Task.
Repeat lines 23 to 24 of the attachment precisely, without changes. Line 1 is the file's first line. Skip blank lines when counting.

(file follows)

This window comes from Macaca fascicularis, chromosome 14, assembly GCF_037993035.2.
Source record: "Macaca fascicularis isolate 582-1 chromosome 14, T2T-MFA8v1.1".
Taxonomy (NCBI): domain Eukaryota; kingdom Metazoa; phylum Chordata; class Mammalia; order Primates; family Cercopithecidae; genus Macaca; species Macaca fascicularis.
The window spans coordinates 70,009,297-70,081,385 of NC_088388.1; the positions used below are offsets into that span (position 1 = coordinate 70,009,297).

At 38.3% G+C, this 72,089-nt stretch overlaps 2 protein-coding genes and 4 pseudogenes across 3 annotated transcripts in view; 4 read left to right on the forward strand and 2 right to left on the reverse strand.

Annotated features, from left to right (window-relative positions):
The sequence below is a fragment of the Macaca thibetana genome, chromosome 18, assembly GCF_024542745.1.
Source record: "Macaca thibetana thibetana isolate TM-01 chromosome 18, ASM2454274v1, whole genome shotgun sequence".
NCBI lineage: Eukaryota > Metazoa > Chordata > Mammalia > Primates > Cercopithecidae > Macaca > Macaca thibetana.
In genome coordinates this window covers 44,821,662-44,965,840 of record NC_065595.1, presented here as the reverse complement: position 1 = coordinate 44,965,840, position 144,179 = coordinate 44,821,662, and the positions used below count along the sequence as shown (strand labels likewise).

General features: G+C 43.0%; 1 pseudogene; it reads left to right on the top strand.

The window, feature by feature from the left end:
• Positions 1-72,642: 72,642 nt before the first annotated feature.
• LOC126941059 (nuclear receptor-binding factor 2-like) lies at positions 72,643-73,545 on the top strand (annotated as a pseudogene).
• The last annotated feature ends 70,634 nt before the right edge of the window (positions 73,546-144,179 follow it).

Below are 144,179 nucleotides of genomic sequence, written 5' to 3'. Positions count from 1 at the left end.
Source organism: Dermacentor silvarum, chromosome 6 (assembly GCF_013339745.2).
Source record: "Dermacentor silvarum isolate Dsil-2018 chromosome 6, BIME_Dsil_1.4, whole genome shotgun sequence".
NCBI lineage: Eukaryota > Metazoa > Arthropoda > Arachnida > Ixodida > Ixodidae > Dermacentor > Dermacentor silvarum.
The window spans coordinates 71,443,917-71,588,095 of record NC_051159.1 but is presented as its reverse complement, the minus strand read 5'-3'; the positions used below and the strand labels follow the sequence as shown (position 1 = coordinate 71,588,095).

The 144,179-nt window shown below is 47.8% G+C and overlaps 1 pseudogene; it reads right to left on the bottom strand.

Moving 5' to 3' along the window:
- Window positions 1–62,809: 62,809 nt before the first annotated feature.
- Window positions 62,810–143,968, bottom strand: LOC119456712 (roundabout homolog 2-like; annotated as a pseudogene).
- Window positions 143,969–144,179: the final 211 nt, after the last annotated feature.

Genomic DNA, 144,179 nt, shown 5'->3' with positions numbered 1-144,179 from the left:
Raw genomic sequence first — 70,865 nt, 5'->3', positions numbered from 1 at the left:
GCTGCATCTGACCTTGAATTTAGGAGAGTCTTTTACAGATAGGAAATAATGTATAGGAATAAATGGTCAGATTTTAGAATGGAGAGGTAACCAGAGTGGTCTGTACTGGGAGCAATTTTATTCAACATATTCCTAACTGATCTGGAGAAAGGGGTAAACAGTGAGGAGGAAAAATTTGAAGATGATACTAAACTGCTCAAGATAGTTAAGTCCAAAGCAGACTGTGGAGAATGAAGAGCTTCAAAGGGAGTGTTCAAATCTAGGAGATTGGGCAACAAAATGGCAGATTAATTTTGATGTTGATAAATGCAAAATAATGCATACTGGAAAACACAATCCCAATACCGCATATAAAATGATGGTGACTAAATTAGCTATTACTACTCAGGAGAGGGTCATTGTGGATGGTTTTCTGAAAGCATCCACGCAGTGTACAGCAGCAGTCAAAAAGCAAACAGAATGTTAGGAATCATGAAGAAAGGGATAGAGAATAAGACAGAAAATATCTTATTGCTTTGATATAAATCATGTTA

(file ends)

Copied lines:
- Window positions 1–62,809: 62,809 nt before the first annotated feature.
- Window positions 62,810–143,968, bottom strand: LOC119456712 (roundabout homolog 2-like; annotated as a pseudogene).